We just got back from an amazing holiday to Port Douglas and Cairns, in Australia’s far north Queensland. It’s a great place to take nature-loving kids.
One of the spots we visited was Peterson Creek, just off Gillies Hwy, Yungaburra, in the hope of spotting two of Australia’s most unusual and elusive animals – a platypus and a tree kangaroo – and simply for the opportunity to enjoy nature and the great outdoors.
Do you know all about platypuses? They are fascinating creatures, partly because they branched off from other animals quite early on in the evolutionary time-line, and so have evolved in a different ways. Here are a few fun facts:
- Platypuses and echidnas (another Australian animal), are the world’s only living monotremes. Monotremes are egg-laying mammals – in other words, they are the only animals that both lay eggs and then suckle their young once the eggs hatch.
- Monotreme literally means “single opening” in Greek, and they are named this because their urinary, defecatory and reproductive systems all open into one single duct.
- Platypuses have a bill like a duck, a tail like a beaver, feet like an otter and fur that has texture similar to that of a mole.
- Platypuses, echidnas and dolphins are the only mammals to have a sense of electroreception. To find food, platypuses dive down to the riverbed and sort through the silt for worms, larvae, freshwater shrimp and freshwater yabbies. They do this blindly – using receptors in their bill instead to detect the electric fields caused by the muscle contractions of their prey.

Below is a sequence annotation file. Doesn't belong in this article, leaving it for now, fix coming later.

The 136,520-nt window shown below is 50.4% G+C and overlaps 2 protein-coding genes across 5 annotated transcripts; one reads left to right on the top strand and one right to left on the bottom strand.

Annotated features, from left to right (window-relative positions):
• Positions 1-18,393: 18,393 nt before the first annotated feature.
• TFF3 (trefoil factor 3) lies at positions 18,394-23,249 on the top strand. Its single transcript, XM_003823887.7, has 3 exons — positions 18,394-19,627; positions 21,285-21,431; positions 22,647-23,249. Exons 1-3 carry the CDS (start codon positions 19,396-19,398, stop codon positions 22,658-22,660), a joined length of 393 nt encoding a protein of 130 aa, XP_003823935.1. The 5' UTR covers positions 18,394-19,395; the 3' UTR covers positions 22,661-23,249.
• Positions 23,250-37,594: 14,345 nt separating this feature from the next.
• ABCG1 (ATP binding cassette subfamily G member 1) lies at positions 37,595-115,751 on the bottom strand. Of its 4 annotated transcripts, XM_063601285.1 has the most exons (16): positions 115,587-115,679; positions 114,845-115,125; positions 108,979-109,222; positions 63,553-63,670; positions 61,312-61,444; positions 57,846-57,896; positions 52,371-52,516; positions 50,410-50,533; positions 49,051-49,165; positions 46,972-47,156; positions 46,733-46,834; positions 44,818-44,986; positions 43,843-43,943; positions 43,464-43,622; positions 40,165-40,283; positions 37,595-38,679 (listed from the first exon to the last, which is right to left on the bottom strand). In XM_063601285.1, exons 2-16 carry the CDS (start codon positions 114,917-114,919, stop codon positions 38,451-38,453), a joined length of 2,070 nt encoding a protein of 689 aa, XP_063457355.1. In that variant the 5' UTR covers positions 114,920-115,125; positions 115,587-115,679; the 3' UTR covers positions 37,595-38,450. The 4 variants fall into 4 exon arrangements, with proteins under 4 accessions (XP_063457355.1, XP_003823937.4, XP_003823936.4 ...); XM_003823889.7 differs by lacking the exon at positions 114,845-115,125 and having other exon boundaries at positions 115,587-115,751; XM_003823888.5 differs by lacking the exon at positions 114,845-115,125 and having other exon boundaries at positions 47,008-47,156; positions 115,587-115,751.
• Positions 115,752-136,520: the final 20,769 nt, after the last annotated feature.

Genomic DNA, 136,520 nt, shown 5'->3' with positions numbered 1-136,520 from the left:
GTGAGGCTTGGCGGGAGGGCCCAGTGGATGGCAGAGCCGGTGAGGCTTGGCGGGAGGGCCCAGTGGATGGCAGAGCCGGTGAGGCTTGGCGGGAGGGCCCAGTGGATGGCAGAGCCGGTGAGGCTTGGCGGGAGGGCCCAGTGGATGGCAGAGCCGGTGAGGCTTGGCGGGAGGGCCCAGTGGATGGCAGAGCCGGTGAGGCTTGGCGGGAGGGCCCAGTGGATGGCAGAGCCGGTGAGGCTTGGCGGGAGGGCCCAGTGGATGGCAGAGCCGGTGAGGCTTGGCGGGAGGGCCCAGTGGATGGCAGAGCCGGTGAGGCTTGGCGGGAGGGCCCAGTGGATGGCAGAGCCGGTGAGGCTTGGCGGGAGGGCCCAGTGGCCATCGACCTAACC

- The males have a defensive poisonous spur on their hind feet, making them one of the world’s few venomous mammals.
We didn’t have any luck at the platypus viewing platform, so we decided to follow the trail along the river a while, looking down at the river for ripples that might indicate platypuses, and up in the canopy for tree kangaroos.
Under a bridge we spotted a snake (which luckily, was on the opposite bank), coiled up down near the water’s edge. It’s only the second Australian snake we’ve seen in the ‘wild’. I’m not 100% sure, but I think it was an olive python. Awesome.
We found a lovely spot further along in the dappled shade, and we decided to pause for a while and let the kids play while we waited, hoping for a platypus to appear.
The ground was peppered with leaves of various shapes and colours. The girls and I gathered some pretty ones.
The girls studied the leaves, and sorted them in all sorts of ways: sometimes by shape, sometimes by colour, sometimes by pattern.
(Meanwhile, I may have been falling in love with this beautiful outdoor weathered table just a little bit too.)
Bee noticed me taking photos, and asked if she could have a turn using my DSLR. Such the 3-year-old mini-blogger! I snapped this below shot (with my phone camera), just in case she ends up being a professional photographer like her aunts one day, and wants to know where it all began. (Side note: I uploaded this shot to Instagram at the time. Are you following us over there yet?)
Here are three of the photos she took. I think she did a great job!
In the end, despite a few promising ripples in the water, we never did spot an elusive platypus or a tree kangaroo. But we had a lovely afternoon, just chill-axing and mucking around with nature, together in the dappled shade. (And there was a lot of hidden natural learning going on, all wrapped up and called ‘play’.)